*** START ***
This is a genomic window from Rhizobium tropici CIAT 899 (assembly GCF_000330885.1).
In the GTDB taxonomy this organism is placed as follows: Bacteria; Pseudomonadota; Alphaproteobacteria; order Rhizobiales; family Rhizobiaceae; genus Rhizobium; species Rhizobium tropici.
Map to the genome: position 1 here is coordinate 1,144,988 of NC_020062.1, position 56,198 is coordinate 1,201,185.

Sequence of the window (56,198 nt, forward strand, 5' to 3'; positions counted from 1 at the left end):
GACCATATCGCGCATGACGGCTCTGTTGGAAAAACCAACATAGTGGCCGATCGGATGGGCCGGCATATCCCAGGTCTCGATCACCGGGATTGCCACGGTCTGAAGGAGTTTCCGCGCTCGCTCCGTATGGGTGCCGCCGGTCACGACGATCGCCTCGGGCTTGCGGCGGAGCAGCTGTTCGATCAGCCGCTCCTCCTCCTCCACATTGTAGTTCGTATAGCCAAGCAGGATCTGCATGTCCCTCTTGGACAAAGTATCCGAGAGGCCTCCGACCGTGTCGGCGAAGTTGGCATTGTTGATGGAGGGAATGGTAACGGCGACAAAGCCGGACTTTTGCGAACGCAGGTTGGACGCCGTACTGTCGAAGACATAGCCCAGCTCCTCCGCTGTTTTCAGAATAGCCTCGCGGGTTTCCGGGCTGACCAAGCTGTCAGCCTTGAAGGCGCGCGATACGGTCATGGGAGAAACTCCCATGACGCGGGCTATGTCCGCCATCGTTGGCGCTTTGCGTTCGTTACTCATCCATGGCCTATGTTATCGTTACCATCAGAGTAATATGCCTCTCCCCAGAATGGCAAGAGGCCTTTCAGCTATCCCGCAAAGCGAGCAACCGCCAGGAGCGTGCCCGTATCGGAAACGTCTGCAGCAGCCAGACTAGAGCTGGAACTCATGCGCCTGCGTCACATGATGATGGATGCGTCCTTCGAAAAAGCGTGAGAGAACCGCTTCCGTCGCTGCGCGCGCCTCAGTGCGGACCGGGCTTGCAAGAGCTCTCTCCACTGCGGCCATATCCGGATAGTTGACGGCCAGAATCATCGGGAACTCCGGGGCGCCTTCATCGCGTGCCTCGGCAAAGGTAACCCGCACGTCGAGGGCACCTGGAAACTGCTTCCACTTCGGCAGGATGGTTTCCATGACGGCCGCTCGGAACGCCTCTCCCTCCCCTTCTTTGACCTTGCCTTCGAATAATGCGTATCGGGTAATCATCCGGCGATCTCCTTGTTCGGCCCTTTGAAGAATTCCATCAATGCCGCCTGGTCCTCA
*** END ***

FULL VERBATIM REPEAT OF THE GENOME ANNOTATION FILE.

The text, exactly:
This is a genomic window from Rhizobium tropici CIAT 899 (assembly GCF_000330885.1).
In the GTDB taxonomy this organism is placed as follows: Bacteria; Pseudomonadota; Alphaproteobacteria; order Rhizobiales; family Rhizobiaceae; genus Rhizobium; species Rhizobium tropici.
Map to the genome: position 1 here is coordinate 1,144,988 of NC_020062.1, position 56,198 is coordinate 1,201,185.

Sequence of the window (56,198 nt, forward strand, 5' to 3'; positions counted from 1 at the left end):
GACCATATCGCGCATGACGGCTCTGTTGGAAAAACCAACATAGTGGCCGATCGGATGGGCCGGCATATCCCAGGTCTCGATCACCGGGATTGCCACGGTCTGAAGGAGTTTCCGCGCTCGCTCCGTATGGGTGCCGCCGGTCACGACGATCGCCTCGGGCTTGCGGCGGAGCAGCTGTTCGATCAGCCGCTCCTCCTCCTCCACATTGTAGTTCGTATAGCCAAGCAGGATCTGCATGTCCCTCTTGGACAAAGTATCCGAGAGGCCTCCGACCGTGTCGGCGAAGTTGGCATTGTTGATGGAGGGAATGGTAACGGCGACAAAGCCGGACTTTTGCGAACGCAGGTTGGACGCCGTACTGTCGAAGACATAGCCCAGCTCCTCCGCTGTTTTCAGAATAGCCTCGCGGGTTTCCGGGCTGACCAAGCTGTCAGCCTTGAAGGCGCGCGATACGGTCATGGGAGAAACTCCCATGACGCGGGCTATGTCCGCCATCGTTGGCGCTTTGCGTTCGTTACTCATCCATGGCCTATGTTATCGTTACCATCAGAGTAATATGCCTCTCCCCAGAATGGCAAGAGGCCTTTCAGCTATCCCGCAAAGCGAGCAACCGCCAGGAGCGTGCCCGTATCGGAAACGTCTGCAGCAGCCAGACTAGAGCTGGAACTCATGCGCCTGCGTCACATGATGATGGATGCGTCCTTCGAAAAAGCGTGAGAGAACCGCTTCCGTCGCTGCGCGCGCCTCAGTGCGGACCGGGCTTGCAAGAGCTCTCTCCACTGCGGCCATATCCGGATAGTTGACGGCCAGAATCATCGGGAACTCCGGGGCGCCTTCATCGCGTGCCTCGGCAAAGGTAACCCGCACGTCGAGGGCACCTGGAAACTGCTTCCACTTCGGCAGGATGGTTTCCATGACGGCCGCTCGGAACGCCTCTCCCTCCCCTTCTTTGACCTTGCCTTCGAATAATGCGTATCGGGTAATCATCCGGCGATCTCCTTGTTCGGCCCTTTGAAGAATTCCATCAATGCCGCCTGGTCCTCA